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Humidity Control

Refrigeration air conditioning equipment usually reduces the humidity of the air processed by the system. The relatively cold (below the dewpoint) evaporator coil condenses water vapor from the processed air (much like an ice-cold drink will condense water on the outside of a glass), sending the water to a drain and removing water vapor from the cooled space and lowering the relative humidity. Since humans perspire to provide natural cooling by the evaporation of perspiration from the skin, drier air (up to a point) improves the comfort provided. The comfort air conditioner is designed to create a 40% to 60% relative humidity in the occupied space. In food retailing establishments, large open chiller cabinets act as highly effective air dehumidifying units.

A specific type of air conditioner that is used only for dehumidifying is called a dehumidifier. A dehumidifier is different from a regular air conditioner in that both the evaporator and condenser coils are placed in the same air path, and the entire unit is placed in the environment that is intended to be conditioned (in this case dehumidified), rather than requiring the condenser coil to be outdoors. Having the condenser coil in the same air path as the evaporator coil produces warm, dehumidified air. The evaporator (cold) coil is placed first in the air path, dehumidifying the air exactly as a regular air conditioner does. The air next passes over the condenser coil re-warming the now dehumidified air. Note that the terms "condenser coil" and "evaporator coil" do not refer to the behavior of water in the air as it passes over each coil; instead they refer to the phases of the refrigeration cycle. Having the condenser coil in the main air path rather than in a separate, outdoor air path (as in a regular air conditioner) results in two consequences—the output air is warm rather than cold, and the unit is able to be placed anywhere in the environment to be conditioned, without a need to have the condenser outdoors.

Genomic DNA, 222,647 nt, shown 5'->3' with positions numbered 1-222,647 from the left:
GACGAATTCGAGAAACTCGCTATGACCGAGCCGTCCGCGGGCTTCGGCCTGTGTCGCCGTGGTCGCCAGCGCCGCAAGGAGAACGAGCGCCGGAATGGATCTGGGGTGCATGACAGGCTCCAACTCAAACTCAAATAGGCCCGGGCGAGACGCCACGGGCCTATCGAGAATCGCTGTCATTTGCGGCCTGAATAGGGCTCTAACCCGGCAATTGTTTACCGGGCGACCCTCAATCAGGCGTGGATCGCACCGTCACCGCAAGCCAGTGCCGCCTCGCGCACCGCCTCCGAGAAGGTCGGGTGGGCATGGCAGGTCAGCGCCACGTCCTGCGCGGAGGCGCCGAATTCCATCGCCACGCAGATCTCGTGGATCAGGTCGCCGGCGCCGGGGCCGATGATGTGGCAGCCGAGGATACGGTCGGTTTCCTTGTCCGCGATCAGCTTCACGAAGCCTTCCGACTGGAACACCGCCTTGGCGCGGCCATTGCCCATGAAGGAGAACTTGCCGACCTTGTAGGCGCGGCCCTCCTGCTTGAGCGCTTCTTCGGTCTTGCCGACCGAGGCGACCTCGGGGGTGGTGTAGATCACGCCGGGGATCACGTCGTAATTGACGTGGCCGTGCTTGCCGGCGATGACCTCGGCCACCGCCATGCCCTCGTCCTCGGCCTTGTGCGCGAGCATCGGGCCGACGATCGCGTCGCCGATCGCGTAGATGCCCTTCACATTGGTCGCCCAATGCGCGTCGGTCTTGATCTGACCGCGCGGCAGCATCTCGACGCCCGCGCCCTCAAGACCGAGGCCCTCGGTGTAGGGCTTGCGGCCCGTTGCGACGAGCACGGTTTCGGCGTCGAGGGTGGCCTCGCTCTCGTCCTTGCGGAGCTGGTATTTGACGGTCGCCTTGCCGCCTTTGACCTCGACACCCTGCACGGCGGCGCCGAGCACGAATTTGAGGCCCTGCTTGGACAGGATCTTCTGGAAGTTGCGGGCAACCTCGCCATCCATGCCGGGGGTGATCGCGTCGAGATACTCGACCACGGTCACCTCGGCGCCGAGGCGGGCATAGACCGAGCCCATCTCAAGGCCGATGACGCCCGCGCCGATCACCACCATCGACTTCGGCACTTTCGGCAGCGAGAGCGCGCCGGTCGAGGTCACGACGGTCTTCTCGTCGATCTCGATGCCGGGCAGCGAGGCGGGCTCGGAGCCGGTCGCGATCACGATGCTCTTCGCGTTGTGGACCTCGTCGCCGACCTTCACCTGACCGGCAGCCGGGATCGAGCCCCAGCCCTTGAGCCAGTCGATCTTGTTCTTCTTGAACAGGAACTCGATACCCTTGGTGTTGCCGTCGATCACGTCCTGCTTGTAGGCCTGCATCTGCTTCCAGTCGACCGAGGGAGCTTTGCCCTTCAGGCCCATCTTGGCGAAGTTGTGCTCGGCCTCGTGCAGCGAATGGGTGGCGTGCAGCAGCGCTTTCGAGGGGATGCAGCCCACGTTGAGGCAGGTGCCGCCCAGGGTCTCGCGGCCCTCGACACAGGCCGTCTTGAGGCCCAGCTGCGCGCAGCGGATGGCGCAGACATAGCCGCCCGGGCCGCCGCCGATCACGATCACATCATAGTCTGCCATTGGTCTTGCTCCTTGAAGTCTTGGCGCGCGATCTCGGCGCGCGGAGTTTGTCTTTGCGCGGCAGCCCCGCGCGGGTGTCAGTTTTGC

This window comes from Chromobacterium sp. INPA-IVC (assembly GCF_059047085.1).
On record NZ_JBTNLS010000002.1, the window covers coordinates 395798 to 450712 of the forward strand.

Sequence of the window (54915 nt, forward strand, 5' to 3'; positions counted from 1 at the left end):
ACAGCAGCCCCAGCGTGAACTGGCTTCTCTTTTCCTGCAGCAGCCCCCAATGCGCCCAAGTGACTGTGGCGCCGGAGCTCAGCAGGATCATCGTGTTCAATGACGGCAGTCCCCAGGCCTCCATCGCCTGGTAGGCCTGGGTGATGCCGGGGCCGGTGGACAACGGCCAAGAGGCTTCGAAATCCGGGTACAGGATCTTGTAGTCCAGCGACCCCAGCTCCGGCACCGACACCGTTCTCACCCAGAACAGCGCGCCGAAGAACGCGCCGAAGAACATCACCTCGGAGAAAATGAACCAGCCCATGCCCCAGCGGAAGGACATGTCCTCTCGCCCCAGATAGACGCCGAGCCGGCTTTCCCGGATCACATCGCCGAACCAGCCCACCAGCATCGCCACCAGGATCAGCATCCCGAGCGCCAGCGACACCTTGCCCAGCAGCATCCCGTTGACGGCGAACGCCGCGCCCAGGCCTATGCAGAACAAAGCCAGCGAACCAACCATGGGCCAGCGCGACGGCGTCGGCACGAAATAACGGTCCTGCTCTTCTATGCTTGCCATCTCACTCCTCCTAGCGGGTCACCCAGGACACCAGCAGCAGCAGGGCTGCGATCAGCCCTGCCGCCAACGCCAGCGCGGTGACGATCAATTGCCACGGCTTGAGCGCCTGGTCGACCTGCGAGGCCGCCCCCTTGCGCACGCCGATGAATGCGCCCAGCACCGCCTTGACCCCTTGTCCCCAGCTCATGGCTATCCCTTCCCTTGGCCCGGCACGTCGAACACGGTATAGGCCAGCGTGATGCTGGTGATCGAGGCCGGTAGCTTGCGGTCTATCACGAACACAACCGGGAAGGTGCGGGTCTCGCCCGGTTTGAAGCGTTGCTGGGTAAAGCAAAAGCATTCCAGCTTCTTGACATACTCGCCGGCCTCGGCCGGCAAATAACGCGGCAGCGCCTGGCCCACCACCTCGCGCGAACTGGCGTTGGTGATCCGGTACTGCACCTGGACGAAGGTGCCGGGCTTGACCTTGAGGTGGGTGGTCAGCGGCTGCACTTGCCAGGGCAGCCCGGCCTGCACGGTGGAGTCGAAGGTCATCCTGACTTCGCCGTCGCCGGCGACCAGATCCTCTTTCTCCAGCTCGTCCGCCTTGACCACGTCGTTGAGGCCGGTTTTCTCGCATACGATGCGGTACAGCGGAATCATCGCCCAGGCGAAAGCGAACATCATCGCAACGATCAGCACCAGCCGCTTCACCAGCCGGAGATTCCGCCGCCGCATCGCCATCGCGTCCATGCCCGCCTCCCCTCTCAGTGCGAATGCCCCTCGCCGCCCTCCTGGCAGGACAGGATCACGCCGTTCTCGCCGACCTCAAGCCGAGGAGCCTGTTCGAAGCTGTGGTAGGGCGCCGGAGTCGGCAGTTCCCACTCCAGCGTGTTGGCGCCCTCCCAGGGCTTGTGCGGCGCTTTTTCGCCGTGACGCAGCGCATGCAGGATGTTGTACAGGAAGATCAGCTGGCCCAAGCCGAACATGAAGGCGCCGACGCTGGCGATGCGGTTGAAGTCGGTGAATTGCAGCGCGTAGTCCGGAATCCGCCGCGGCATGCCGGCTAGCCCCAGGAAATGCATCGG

Unlike a regular air conditioner, a dehumidifier will actually heat a room just as an electric heater that draws the same amount of power (watts) as the dehumidifier. A regular air conditioner transfers energy out of the room by means of the condensor coil, which is outside the room (outdoors). This is a thermodynamic system where the room serves as the system and energy is transferred out of the system. Conversely with a dehumidifier, no energy is transferred out of the thermodynamic system (room) because the air conditioning unit (dehumidifier) is entirely inside the room. Therefore all of the power consumed by the dehumidifier is energy that is input into the thermodynamic system (the room), and remains in the room (as heat). In addition, if the condensed water has been removed from the room, the amount of heat needed to boil that water has been added to the room. This is the inverse of adding water to the room with an evaporative cooler.

Dehumidifiers are commonly used in cold, damp climates to prevent mold growth indoors, especially in basements. They are also sometimes used in hot, humid climates for comfort because they reduce the humidity which causes discomfort (just as a regular air conditioner, but without cooling the room). They are also used to protect sensitive equipment from the adverse effects of excessive humidity in tropical countries.

The engineering of physical and thermodynamic properties of gas-vapor mixtures is named Psychrometrics.

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